SuperpositionThe state of possibility that's available to qubits is called superposition, where super means many and position means possibilities. A traditional bit can be either 0 or 1. A qubit in a state of superposition does not have a defined value because it holds many potential values at the same time. But when we measure a qubit, we just get 0 or 1 back — whichever value the qubit’s energetic wave function collapsed to when it was measured.
Superposition is the first of two major pillars underpinning the power of quantum computing. The other, entanglement, is described in the next section.
Welcoming foreign entanglementsGeorge Washington once warned Americans to avoid foreign entanglements. But with qubits, we welcome entanglement as an additional, powerful tool in our quantum computing toolkit.
Entanglement is a kind of connection between two or more quantum particles. For instance, quantum particles have a property called spin, which we can measure as either down or up (0 or 1). If two quantum particles are entangled and one of them is measured as having an up spin, we know without measuring that the other entangled particle will have a down spin. And if we influence the spin of the first quantum particle so that it changes to up when it is measured, we know without measuring that the other quantum particle will change to down.
The figure below illustrates the connection between two entangled qubits, which have opposing spins. Measuring the spin of one tells you that the spin of the other is the opposite; changing the spin of one qubit in one direction will change the spin of the other in the opposite direction.
Entangled qubits influence each other.
As mentioned, entanglement is the second pillar supporting the power of quantum computing. With entangled qubits, influencing a single qubit can have a knock-on effect on many others.
Entanglement and superposition work togetherWhen an entangled qubit is in a state of superposition, each of its entangled connections is also in a state of superposition. These cascading uncertainties exponentially increase the potential power of quantum computers.
To program and run calculations on a quantum computer, the potentiality of the entangled qubits must be maintained by keeping them coherent and free from noise. We then measure the qubits (which causes them to decohere) and record the results, a 0 or 1 for each qubit.
For much more about superposition and entanglement, and all aspects of quantum computing, check out our book Quantum Computing For Dummies.
Blowing past CAlbert Einstein wears two hats in the history of quantum mechanics — and the two hats don’t fit comfortably on a single head.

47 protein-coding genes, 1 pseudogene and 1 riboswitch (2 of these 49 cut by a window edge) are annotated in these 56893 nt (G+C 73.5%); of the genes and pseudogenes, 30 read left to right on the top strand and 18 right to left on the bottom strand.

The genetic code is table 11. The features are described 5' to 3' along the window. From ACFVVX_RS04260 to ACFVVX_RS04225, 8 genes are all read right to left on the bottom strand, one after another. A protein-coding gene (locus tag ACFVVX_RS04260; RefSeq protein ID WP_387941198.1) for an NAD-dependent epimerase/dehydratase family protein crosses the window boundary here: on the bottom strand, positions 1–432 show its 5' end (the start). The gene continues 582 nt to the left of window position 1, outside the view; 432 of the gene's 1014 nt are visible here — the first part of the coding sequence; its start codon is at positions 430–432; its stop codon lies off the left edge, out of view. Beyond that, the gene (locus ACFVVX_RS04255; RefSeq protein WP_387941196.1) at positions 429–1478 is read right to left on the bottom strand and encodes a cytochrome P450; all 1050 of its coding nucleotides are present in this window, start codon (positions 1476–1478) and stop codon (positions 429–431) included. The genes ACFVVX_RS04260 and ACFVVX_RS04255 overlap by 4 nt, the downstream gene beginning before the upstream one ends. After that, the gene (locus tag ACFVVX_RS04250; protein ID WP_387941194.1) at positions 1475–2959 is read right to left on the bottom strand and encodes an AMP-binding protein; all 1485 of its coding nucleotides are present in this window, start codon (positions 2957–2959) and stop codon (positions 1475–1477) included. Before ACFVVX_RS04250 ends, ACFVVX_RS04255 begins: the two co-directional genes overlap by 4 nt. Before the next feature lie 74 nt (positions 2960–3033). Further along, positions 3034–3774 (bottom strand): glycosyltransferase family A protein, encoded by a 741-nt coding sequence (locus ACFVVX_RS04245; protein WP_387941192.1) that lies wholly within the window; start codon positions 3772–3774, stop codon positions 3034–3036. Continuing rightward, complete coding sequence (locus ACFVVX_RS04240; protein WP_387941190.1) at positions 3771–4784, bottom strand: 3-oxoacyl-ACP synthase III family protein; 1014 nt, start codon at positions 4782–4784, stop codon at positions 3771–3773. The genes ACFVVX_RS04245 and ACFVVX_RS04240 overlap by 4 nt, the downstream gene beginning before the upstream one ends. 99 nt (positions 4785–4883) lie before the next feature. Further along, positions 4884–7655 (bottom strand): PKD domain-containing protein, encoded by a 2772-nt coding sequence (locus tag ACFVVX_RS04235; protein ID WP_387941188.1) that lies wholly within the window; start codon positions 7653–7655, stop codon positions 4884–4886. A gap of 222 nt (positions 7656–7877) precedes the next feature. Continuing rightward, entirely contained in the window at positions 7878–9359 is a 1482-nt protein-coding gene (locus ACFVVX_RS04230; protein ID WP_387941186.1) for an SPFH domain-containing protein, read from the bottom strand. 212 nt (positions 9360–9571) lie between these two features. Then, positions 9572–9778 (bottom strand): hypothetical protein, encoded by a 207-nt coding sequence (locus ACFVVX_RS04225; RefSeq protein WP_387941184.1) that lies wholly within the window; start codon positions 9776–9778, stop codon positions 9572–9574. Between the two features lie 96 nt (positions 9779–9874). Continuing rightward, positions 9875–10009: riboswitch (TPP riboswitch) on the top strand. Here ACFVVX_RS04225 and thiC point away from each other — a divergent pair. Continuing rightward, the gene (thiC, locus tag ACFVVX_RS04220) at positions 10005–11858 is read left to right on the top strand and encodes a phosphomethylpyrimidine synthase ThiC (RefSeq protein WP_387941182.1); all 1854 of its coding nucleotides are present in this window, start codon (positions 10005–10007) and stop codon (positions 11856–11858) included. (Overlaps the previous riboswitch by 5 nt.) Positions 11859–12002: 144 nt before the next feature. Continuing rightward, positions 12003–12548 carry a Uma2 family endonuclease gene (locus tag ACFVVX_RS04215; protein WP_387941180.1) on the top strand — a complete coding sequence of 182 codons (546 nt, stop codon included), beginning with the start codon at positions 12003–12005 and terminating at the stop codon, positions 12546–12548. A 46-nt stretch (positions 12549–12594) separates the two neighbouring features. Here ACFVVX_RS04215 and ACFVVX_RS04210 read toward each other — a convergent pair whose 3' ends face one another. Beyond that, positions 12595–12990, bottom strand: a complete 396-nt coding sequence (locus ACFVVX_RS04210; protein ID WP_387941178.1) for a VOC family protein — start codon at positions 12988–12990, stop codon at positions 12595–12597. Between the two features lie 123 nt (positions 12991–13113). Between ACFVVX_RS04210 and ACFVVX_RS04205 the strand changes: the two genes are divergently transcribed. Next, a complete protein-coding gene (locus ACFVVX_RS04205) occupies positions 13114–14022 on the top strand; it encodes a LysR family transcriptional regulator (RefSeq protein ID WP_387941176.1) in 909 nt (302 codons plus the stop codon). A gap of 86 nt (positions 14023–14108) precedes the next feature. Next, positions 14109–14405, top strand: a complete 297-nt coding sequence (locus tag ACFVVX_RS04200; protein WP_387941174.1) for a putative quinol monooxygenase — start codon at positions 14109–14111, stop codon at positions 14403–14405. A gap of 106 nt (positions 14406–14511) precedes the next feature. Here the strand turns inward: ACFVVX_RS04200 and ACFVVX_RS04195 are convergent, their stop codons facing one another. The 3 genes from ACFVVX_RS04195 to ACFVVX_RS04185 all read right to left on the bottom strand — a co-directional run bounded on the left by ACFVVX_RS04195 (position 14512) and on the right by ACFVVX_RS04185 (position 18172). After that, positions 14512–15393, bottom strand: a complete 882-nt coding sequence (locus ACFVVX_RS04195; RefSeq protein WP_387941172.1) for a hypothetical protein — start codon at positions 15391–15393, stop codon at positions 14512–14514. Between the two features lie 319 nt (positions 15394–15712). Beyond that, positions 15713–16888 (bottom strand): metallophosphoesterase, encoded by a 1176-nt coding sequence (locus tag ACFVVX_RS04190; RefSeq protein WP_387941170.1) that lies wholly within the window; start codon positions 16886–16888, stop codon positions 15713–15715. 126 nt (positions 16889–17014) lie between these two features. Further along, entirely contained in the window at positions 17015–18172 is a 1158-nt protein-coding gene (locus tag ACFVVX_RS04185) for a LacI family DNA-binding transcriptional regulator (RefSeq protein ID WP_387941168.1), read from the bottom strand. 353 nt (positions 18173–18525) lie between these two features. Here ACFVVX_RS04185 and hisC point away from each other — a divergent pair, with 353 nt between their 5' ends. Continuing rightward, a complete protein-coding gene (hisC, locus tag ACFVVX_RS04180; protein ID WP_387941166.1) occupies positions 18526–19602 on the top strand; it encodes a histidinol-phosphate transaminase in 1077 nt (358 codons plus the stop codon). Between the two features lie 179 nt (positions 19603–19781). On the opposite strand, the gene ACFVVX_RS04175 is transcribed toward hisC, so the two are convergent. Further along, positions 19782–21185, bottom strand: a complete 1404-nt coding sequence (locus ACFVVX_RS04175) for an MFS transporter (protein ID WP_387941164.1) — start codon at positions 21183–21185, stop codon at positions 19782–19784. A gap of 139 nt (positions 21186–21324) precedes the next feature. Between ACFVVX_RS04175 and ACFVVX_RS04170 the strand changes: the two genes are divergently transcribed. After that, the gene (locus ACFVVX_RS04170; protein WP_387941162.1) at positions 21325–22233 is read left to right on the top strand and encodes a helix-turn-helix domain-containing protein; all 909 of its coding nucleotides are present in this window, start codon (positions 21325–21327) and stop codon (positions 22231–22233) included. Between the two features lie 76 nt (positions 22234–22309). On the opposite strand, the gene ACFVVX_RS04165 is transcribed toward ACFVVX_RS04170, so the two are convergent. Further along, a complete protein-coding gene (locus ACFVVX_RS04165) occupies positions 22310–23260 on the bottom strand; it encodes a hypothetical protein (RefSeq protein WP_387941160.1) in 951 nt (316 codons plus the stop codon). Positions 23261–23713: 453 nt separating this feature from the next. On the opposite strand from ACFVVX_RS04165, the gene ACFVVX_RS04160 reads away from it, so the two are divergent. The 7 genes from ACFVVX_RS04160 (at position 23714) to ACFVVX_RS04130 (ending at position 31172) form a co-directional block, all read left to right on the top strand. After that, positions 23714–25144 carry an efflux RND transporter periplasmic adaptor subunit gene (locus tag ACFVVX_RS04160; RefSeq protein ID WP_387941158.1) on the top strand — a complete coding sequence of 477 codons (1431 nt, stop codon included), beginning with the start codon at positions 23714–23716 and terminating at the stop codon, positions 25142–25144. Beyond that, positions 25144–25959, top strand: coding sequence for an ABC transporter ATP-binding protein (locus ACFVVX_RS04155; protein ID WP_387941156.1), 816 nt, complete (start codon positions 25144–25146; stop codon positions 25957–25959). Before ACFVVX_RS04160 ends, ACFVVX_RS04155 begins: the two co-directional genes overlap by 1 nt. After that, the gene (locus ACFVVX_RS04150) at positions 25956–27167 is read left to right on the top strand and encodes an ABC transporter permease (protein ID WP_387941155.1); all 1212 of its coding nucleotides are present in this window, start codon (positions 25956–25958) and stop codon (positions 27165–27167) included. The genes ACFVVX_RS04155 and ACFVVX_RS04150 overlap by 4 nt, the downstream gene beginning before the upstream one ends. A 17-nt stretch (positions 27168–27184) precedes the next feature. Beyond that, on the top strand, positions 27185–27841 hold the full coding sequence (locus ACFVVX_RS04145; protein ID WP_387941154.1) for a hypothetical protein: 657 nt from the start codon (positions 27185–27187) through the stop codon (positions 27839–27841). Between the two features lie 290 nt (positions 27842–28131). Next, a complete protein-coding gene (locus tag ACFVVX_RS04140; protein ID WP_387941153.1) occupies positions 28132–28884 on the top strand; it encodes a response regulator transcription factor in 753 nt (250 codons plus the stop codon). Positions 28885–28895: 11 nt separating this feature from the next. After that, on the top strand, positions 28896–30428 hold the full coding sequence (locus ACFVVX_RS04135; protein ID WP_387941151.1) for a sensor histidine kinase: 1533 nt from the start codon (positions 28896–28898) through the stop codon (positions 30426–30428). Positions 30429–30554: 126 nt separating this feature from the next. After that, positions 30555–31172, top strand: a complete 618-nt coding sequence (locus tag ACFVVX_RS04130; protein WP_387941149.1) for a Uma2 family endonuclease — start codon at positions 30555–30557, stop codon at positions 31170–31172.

One hat comes from Einstein’s discovery of relativity, published in 1905. Relativity says that speed in this universe depends on your motion relative to other observers, but that the speed of light — about 186,000 miles per second, or 300,000 kilometers per second — is always the same for all observers. This universal speed limit is called locality.
The other hat comes from Einstein’s discovery of the photon, also in 1905. (This discovery, not relativity, is the source of Einstein’s sole Nobel Prize.) The discovery of the photon is fundamental to quantum mechanics.
Einstein’s problem is that quantum mechanics later asserted that quantum particles, such as photons, can be entangled with each other, so that reading the spin (for example) of one photon tells you the spin of the other. And this relationship is instantly true, without regard to the speed of light. Physicists call this an assertion of nonlocality, which is supposed to be forbidden by relativity.
Einstein hated this, calling it “spooky action at a distance.” He and his colleagues spent a great deal of effort trying to disprove it, even as Einstein continued to make breakthrough quantum discoveries, such as the identification of Bose-Einstein condensates, which are superconducting gases that can be used to create qubits.
Today’s mainstream computers are subject to classical mechanics and limited by the speed of light. Quantum computers depend on quantum mechanics and, in their use of entanglement, are not limited by light speed.
The Nobel Prize for Physics in 2022 was awarded to physicists who showed that entanglement is real. So researchers in quantum computing who depend on entanglement can say, after Galileo: “And yet it computes.” (Galileo, on trial for asserting — correctly, as it turned out — that Earth is not at the center of the universe, is famously said to have whispered: “And yet it moves.”)
Enabling quantum computing with coherenceQubits can be used for quantum computing only when they’re kept in a state of coherence, free of interaction with their environment. To do quantum computing, qubits need to follow the rules of quantum mechanics, and these rules apply to only coherent qubits.